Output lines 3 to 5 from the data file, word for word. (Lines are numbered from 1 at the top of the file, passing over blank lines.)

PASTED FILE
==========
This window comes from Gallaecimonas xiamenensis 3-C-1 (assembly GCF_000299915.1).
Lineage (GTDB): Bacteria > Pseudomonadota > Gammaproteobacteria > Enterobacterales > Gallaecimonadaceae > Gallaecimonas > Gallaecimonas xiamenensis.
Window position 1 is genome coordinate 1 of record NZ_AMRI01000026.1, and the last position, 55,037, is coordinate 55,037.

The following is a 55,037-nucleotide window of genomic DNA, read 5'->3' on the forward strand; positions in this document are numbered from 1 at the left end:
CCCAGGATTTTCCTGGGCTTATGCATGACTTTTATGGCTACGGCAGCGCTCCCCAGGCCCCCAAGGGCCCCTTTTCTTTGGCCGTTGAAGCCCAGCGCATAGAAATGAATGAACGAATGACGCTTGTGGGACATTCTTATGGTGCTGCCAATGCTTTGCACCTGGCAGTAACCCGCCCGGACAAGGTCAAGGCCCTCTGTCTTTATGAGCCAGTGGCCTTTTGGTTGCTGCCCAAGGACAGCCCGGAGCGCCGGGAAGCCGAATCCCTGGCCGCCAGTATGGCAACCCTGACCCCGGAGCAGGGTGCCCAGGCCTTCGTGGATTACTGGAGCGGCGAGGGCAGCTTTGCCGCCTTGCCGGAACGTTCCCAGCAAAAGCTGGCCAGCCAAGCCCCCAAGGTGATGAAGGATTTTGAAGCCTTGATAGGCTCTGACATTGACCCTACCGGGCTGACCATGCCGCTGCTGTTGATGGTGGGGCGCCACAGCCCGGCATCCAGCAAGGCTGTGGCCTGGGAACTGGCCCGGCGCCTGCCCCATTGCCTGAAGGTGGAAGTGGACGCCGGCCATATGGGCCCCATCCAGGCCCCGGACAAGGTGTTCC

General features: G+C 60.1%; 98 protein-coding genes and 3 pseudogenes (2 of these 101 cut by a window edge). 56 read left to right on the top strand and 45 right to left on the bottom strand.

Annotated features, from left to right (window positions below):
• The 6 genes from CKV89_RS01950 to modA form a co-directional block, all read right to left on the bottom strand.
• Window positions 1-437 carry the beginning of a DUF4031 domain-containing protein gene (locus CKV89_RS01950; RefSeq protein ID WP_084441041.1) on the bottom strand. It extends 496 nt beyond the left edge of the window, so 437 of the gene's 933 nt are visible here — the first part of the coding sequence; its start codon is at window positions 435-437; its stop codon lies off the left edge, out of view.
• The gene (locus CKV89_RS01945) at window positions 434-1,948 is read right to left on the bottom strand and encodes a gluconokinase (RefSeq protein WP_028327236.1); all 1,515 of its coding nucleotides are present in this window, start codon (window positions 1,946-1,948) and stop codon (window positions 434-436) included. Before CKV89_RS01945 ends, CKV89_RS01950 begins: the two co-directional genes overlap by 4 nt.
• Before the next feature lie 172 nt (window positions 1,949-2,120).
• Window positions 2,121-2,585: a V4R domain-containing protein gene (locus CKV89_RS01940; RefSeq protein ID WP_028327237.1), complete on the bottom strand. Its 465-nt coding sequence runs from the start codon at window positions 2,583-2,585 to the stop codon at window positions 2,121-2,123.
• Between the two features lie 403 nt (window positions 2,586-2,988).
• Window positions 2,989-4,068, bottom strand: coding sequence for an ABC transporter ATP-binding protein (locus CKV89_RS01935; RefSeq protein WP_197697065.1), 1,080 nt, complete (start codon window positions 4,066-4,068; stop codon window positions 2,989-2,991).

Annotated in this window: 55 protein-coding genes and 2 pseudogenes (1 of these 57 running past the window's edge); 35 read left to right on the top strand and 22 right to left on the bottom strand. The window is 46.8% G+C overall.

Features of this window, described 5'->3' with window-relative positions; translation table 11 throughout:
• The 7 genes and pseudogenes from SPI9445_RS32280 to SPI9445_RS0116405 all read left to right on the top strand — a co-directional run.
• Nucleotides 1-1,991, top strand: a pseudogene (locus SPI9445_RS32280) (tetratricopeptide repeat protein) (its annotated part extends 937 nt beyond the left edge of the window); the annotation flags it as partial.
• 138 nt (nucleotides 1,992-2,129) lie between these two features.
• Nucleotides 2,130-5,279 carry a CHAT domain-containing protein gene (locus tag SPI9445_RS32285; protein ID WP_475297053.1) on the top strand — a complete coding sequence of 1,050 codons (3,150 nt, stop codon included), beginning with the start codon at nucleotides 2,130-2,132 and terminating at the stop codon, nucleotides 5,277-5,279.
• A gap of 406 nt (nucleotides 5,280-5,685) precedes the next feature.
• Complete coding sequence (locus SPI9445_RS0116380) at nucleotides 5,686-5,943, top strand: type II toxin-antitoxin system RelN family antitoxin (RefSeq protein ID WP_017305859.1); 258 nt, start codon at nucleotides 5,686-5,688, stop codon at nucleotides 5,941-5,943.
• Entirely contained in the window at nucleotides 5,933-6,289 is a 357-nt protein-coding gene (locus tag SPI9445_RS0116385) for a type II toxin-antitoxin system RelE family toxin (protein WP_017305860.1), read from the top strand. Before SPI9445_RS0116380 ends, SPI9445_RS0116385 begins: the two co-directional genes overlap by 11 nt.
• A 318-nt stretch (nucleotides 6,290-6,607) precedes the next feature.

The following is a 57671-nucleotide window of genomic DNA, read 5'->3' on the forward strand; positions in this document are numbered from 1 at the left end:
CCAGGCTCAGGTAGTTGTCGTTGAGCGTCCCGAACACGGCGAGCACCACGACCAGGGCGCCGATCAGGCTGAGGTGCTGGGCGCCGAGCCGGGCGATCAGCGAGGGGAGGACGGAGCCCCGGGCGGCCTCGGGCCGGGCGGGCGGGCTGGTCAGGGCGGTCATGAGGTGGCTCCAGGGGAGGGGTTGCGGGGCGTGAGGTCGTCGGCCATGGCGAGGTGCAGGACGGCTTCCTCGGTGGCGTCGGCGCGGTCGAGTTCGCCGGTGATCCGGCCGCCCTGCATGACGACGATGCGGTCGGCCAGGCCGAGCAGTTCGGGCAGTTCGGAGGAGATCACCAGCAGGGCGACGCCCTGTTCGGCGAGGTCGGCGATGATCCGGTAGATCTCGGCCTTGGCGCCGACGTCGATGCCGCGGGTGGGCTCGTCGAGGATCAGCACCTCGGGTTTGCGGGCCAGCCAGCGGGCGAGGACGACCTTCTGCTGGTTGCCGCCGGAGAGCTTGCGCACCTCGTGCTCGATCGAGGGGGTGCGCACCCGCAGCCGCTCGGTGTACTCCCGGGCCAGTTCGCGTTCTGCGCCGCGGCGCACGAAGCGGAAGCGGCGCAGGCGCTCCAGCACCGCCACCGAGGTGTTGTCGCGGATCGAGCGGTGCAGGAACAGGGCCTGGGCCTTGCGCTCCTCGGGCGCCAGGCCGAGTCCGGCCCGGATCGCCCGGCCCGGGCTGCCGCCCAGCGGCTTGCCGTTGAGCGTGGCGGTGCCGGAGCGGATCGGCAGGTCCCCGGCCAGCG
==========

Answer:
Window position 1 is genome coordinate 1 of record NZ_AMRI01000026.1, and the last position, 55,037, is coordinate 55,037.

The following is a 55,037-nucleotide window of genomic DNA, read 5'->3' on the forward strand; positions in this document are numbered from 1 at the left end:
CCCAGGATTTTCCTGGGCTTATGCATGACTTTTATGGCTACGGCAGCGCTCCCCAGGCCCCCAAGGGCCCCTTTTCTTTGGCCGTTGAAGCCCAGCGCATAGAAATGAATGAACGAATGACGCTTGTGGGACATTCTTATGGTGCTGCCAATGCTTTGCACCTGGCAGTAACCCGCCCGGACAAGGTCAAGGCCCTCTGTCTTTATGAGCCAGTGGCCTTTTGGTTGCTGCCCAAGGACAGCCCGGAGCGCCGGGAAGCCGAATCCCTGGCCGCCAGTATGGCAACCCTGACCCCGGAGCAGGGTGCCCAGGCCTTCGTGGATTACTGGAGCGGCGAGGGCAGCTTTGCCGCCTTGCCGGAACGTTCCCAGCAAAAGCTGGCCAGCCAAGCCCCCAAGGTGATGAAGGATTTTGAAGCCTTGATAGGCTCTGACATTGACCCTACCGGGCTGACCATGCCGCTGCTGTTGATGGTGGGGCGCCACAGCCCGGCATCCAGCAAGGCTGTGGCCTGGGAACTGGCCCGGCGCCTGCCCCATTGCCTGAAGGTGGAAGTGGACGCCGGCCATATGGGCCCCATCCAGGCCCCGGACAAGGTGTTCC